Common Mistakes When Talking To Customers
Learn to structure and execute an effective customer discovery call.
Talking to customers is a critical activity of any entrepreneur. When executed properly, it can provide the general parameters of the road we travel in building a business. When done incorrectly, customer discovery can be a colossal waste of time.Through customer discovery we can learn the pains, desires, interests, and jobs to be done by customers. We can then translate this into our product and business design to ensure we are creating something people care about.
We’re talking about how to talk to customers – early and often – in our upcoming Loop System: Early Business Idea Validation. Loop Systems are simple, inexpensive business systems you can quickly test to see what works for your business. By joining our paid community, we provide you with the process, tools, training, coaching, and cohort discussions during the two-week sprint. These are designed for small teams and solopreneurs, so we keep things simple and easy to implement. Check out our preview for more information.
When doing customer discovery interviews we try to strike the balance between art and science. The science is the framework we use to systematically extract the learnings we need. The art is the strategy and technique we use to implement said system. Generally, when running customer interviews, there are two areas where entrepreneurs error: 1) creating an ineffective interview framework 2) not running an impactful interview.
Avoid making these common mistakes when speaking to customers by ensuring you complete the following:
Creating an Effective Framework
Have A Clear Learning Goal
When meeting with a customer, you should always have a clear, documented learning objective. This objective is the purpose of the call and should drive all the questions you ask. If your question doesn’t relate to the learning goal, don’t ask it.
Before joining the call, ask yourself, “What do I absolutely need to know from this customer?” If you can answer this question in the affirmative following the call, your conversation was likely unsuccessful. And newsflash, having the interviewee say they love your product or would buy it if created, is not a valid learning goal.
Your learning goal should be directly tied to the most critical assumption in your project. Without clarity on this, your conversation will be far less effective than it could be.
Set Appropriate Call Time
Our customer calls should be scheduled for an appropriate time relative to the learning we are trying to achieve, the familiarity we have with who we are speaking with, and the scope of the discovery campaign we are running. In general, if you are unfamiliar with a particular customer or market, you should schedule shorter calls. The reason is that we want to make sure our learning goal is being achieved and we do not waste our time or, more importantly, the customers’ time. By defaulting to a shorter call (20-30 minutes), we can treat the call as a sort of screening which helps us to build a better understanding of the customer base we should be interviewing. As our customer discovery campaign progresses, we can circle back with the customers who offer the most valuable input and schedule more in-depth calls.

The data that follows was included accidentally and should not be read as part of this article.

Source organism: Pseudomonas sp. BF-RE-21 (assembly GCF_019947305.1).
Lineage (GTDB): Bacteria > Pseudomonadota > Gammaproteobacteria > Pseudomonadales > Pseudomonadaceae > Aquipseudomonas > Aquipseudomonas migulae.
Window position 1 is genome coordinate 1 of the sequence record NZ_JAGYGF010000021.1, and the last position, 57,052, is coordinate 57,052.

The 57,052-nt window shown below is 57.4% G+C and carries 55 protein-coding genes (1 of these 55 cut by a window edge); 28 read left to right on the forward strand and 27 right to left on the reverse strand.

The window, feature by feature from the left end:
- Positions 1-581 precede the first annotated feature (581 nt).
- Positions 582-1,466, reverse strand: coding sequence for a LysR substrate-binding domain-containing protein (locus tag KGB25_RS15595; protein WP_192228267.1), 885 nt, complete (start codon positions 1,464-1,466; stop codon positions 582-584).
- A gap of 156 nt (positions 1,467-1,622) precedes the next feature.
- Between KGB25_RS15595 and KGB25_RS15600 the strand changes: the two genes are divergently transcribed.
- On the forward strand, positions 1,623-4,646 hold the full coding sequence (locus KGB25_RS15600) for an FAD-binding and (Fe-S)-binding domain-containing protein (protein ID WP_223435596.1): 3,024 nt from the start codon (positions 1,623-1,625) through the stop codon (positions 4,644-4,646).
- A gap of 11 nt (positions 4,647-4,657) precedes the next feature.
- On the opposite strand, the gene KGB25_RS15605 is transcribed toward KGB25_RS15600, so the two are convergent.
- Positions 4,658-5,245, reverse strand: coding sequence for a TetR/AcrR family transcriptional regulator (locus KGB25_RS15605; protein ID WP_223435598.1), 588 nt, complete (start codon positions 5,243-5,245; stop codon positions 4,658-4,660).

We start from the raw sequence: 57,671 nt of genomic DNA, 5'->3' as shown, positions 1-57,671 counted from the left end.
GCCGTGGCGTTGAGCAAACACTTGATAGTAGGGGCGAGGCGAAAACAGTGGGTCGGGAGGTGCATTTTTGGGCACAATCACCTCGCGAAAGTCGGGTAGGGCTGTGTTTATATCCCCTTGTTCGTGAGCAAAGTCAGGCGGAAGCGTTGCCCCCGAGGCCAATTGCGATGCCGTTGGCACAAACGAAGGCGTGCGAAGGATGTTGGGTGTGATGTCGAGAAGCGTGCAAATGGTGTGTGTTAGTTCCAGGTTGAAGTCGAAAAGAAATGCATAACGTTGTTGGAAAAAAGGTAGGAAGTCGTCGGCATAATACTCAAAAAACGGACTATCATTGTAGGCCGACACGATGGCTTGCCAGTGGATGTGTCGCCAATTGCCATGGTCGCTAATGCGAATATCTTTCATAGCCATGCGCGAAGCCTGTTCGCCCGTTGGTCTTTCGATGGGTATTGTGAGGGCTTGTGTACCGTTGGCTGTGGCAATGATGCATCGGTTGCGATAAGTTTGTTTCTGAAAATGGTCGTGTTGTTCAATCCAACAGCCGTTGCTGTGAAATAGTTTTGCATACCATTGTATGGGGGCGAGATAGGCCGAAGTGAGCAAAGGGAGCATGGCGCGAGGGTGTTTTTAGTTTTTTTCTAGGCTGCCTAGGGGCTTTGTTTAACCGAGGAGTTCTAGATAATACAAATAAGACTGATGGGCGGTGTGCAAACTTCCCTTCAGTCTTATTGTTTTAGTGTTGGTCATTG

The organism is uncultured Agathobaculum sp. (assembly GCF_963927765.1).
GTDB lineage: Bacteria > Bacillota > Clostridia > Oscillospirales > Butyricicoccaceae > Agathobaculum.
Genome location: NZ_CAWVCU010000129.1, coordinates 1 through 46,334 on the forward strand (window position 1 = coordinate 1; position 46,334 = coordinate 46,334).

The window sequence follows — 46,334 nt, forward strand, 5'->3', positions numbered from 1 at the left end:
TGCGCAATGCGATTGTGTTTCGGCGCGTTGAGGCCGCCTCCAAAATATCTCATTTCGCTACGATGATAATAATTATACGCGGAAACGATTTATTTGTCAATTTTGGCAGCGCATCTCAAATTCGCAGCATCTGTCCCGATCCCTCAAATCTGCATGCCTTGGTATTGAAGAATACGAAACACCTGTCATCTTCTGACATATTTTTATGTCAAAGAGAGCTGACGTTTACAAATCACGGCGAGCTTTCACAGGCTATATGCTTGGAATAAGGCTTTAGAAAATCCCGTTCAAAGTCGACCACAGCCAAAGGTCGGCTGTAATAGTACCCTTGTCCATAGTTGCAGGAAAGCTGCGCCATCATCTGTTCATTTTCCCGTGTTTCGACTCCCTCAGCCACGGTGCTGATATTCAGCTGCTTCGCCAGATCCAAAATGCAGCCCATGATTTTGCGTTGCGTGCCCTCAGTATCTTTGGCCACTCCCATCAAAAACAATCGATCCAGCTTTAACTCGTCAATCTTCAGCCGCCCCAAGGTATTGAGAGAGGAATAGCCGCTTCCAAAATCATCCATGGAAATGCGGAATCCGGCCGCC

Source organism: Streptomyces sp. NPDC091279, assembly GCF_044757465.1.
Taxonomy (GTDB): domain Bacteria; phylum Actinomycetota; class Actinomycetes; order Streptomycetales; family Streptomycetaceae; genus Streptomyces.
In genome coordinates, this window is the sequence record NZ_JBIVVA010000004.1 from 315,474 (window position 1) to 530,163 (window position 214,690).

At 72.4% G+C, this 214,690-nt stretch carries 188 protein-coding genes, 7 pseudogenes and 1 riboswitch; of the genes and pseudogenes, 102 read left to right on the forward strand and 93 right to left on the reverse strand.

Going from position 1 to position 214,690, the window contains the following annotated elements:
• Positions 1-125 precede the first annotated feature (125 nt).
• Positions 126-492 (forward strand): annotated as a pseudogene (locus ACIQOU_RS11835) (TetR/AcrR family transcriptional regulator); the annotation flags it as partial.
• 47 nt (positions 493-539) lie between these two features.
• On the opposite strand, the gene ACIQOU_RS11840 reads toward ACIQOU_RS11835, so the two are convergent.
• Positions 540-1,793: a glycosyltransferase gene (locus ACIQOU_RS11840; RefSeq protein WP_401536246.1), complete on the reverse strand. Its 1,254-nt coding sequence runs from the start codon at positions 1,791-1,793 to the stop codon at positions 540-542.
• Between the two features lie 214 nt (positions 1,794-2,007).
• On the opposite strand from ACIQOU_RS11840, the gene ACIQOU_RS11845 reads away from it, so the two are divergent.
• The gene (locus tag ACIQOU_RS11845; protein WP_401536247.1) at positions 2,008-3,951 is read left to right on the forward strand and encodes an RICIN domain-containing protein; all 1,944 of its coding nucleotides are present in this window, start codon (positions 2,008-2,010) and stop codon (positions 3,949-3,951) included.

Debrief Each Call
After each call, it’s critical we document the key learnings and themes from the conversation. Doing this immediately ensures we don’t lose sight of our learning goal, that we can determine whether we achieved said goal and that we can begin to build a catalog of insights that we can then look across all of our conversations to identify themes.
Running an Impactful Interview
Many of the tactics used for a successful customer interview are basic communications 101. As with any human interaction, we want to be open-minded, active listeners, and create a positive environment for our interview. Here are a few other tips for you to apply in your conversations with customers.
Our goal is to learn. A customer interview is not the time for us to try to pitch a customer on our idea or business. At best, this creates a negative customer experience, at worst, it gives a false green light to go all-in on an idea because a customer said, “That’s a great idea, I would buy that.”
Customers and people, in general, are ridiculously bad at predicting our future behavior. Very few people are going to tell you your idea is not worth pursuing after you spent 20 minutes pitching them on the idea. So don’t put them in that position.
Ask For Examples
Since people are so bad at predicting actions in hypothetical situations, the best thing we can do is interviewers ask for examples:
“Can you give me an example of how you solve this problem now.”
“What is an example of how that impacted you?”
Grounding their statements in real life instances helps us to apply context to customer pain points, desires, and jobs to be done.
Don’t Ask Multiple Questions
As mentioned, humans have a lot of biases. As interviewees we want to be conscious of our own biases and avoid asking questions that provide option answers for customers. Keeping questions open ended is critical for us to be able to be surprised. When running customer interviews avoid questions that have embedded answers.
“Is there anything else I should know but didn’t ask?”
At the end of an interview, ask this question. It’s often after customers have gotten a sense for what you are trying to accomplish that they are most helpful in their responses. Asking this open ended question gives the interviewee an opportunity to provide insights that may not be directly related to your line of questioning and therefore hopefully surprising and insightful. Not to mention, these responses are often highly useful for refining your script and perhaps even learning goal.
You can learn more about customer discovery by listening to our latest podcast on validating business ideas here.